MOVIESParamount Drops ‘Crow’: Six months after actor...
Paramount Drops ‘Crow’: Six months after actor Brandon Lee was fatally shot during the filming of “The Crow” in Wilmington, N.C., Paramount Pictures has apparently decided that the movie is too disturbing in light of the tragedy and has dropped plans to distribute it. A spokesman for producer Edward R. Pressman said the film is now being shopped around to other studios. “Most studios are looking at it, from what I can gather,” he said. In another development, North Carolina’s Occupational Safety and Health Division levied a $77,000 fine against Crowvision, the film’s production company, for three workplace violations, including the presence of live ammunition on the set. Crowvision plans to appeal.
TV and RADIO
Leave Him Alone: Bill Cosby returned to his alma mater not to reminisce but to plead with faculty and students at the University of Massachusetts to confront the bigotry tearing at their campus. Cosby, the keynote speaker at a five-campus conference on “Strategies for Combatting Racism,” urged his audience to be more tolerant of other races and less tolerant of bigots. “The silent hatred that we all carry needs to be stripped. You need to grow up,” Cosby said. “I’m not asking you to come across the street and kiss me, I’m asking you to leave me alone.” Cosby holds a doctorate in education from the university.
Stern Sues Station: “Shock jock” Howard Stern has filed suit against a Chicago radio station that recently dropped his show. Stern is suing WLUP-AM for $35 million for breach of contract and fiduciary responsibility and another $10 million for punitive damages. WLUP is in the throes of changing its format to all-sports. The station dropped Stern 10 months into his multiyear contract alleging that he was an “unacceptable risk” because of his program’s fines for indecent broadcasting issued by the FCC.
Changing of the Guard: After almost three decades of service, former UCLA Chancellor Dr. Franklin D. Murphy is retiring as chairman and a trustee of the National Gallery of Art in Washington. John R. Stevenson, a New York attorney, is also leaving his post as president of the gallery and a trustee. Robert F. Erburu, chairman and chief executive officer of the Times Mirror Co., and Louise W. Mellon, an art collector whose former father-in-law Paul Mellon was the son of the gallery founder, were elected to succeed Murphy and Stevenson on the five-member board of trustees. Replacing Stevenson as president is Robert H. Smith, a Washington real estate developer who has been a trustee since 1985. And replacing Murphy as chairman is Stevenson’s wife, Ruth Carter Stevenson of Fort Worth, Tex. She has been a trustee since 1979. Murphy has served as a trustee since 1964 and as chairman since 1985. In 1991, he received the gallery’s highest award, the Andrew W. Mellon Medal, to honor his years of service. Director emeritus of Times Mirror, Murphy is currently chairman of the Samuel H. Kress Foundation.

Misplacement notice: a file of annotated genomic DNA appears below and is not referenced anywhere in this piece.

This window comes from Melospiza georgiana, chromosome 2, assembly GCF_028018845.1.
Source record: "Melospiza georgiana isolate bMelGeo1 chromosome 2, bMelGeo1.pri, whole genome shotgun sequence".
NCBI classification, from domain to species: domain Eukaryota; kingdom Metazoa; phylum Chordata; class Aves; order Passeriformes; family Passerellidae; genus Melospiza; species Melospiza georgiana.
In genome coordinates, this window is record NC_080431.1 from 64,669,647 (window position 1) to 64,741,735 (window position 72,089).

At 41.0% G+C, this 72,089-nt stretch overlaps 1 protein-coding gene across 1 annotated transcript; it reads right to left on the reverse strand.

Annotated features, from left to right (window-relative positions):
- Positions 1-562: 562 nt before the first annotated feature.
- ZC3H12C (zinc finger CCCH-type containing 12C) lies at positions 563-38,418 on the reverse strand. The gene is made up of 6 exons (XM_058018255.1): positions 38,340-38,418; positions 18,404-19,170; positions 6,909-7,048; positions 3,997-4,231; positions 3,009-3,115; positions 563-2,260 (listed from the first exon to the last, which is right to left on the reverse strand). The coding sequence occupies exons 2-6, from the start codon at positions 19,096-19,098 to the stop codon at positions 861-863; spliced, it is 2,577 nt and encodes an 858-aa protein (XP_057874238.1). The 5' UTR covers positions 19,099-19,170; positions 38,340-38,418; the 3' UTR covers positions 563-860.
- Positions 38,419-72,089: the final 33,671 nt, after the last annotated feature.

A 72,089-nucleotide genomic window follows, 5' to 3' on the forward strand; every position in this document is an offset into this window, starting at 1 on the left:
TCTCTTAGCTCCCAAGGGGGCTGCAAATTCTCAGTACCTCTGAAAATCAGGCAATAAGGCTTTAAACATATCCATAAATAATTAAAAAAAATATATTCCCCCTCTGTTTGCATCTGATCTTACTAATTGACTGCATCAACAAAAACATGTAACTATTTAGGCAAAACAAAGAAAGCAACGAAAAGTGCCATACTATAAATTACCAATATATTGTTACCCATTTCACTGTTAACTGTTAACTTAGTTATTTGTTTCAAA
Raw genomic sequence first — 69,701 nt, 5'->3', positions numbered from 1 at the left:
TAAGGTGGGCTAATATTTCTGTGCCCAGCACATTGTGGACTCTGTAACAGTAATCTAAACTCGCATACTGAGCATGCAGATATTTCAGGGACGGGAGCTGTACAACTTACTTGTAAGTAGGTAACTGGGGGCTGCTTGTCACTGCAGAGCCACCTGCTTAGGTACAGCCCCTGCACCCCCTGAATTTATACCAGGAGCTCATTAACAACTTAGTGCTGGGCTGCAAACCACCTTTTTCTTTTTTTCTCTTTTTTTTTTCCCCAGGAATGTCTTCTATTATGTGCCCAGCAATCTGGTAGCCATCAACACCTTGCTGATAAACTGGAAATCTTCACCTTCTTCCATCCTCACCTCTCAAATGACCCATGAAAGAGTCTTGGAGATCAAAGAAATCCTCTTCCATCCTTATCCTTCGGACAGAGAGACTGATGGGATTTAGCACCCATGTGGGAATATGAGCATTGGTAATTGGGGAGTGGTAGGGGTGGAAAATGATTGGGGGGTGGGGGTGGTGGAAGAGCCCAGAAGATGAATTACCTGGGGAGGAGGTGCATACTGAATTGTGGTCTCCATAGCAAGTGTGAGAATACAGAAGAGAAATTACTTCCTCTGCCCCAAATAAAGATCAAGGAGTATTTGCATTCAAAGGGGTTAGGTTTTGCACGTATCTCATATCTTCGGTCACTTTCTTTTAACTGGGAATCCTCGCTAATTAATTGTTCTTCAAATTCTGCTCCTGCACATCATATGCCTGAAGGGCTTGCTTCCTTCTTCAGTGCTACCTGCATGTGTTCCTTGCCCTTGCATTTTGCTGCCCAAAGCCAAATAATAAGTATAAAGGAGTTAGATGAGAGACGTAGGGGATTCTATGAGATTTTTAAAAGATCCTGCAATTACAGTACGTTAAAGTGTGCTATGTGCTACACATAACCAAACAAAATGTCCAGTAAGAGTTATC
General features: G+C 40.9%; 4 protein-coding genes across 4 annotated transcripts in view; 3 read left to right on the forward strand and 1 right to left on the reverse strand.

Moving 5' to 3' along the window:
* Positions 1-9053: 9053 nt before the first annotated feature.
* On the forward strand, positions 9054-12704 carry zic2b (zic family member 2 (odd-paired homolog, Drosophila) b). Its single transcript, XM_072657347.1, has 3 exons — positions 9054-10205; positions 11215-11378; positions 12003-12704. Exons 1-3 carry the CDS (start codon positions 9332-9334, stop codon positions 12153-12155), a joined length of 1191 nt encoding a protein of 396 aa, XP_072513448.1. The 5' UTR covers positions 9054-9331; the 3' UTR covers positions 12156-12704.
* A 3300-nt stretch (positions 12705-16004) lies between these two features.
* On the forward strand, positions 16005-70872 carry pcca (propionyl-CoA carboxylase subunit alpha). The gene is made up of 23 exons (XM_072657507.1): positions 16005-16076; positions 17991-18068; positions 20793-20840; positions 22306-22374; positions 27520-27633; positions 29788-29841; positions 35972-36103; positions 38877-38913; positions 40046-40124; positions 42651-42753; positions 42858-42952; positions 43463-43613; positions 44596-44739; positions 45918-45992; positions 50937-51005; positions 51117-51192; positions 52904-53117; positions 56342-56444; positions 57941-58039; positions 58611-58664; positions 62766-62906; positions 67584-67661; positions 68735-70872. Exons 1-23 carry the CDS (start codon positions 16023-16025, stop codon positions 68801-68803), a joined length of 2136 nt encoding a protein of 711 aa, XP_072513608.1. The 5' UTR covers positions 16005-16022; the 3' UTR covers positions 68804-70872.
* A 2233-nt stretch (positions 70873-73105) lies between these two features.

Casting Set: George Hearn will play Max von Mayerling in “Sunset Boulevard,” opening at the Shubert Theatre Dec. 9. Hearn, who won a Tony for “La Cage aux Folles,” will play Norma Desmond’s loyal servant.
Broadway Strike Averted: Broadway musicians have reached a tentative agreement with producers, averting a strike that could have closed nine musicals and kept 11 others from arriving this season. No details of the pact were disclosed, but a ratification vote is set for Oct. 6. The two sides were sharply divided over the minimum size of orchestras required in Broadway pits.
Pop News: Seattle rock trio Nirvana’s new “In Utero” album will enter the U.S. sales charts Saturday at No. 1 after selling more than 180,000 copies. The highly touted Nirvana collection barely knocked Garth Brooks’ “In Pieces” album out of the top spot, outselling the country star by only 12,000 copies. Meatloaf’s surprise “Bat Out of Hell II: Back Into Hell” comeback album sold about 116,000 units last week and will rank No. 4.
Talk-show host David Letterman had a present for 50 fans who waited in vain during drenching New York rains to get into his show Monday morning. Letterman took mercy on the standbys, spending a reported $1,700 to buy them all tickets to “Miss Saigon,” which plays down the street. . . . Actor-director Clint Eastwood has been tapped to head the jury at next year’s Cannes Film Festival, set for May 12-23. . . . Actress Kim Basinger got no break in bankruptcy court from a judge’s order that she pay $8.1 million for failing to appear in the film “Boxing Helena.” The actress had filed a Chapter 11 bankruptcy petition in an effort to avoid payment, but the bankruptcy court on Tuesday ordered her to pay the full amount, plus 10% interest. . . . Fox’s “Living Single” and NBC’s “The John Larroquette Show,” which finished in ties for 45th and 54th place, respectively, in last week’s ratings, are the first two new TV series to be picked up for the full season. Although Larroquette’s show hasn’t made a serious dent in ABC’s powerhouse “Roseanne,” NBC’s ratings for the time slot are up 26% over last year.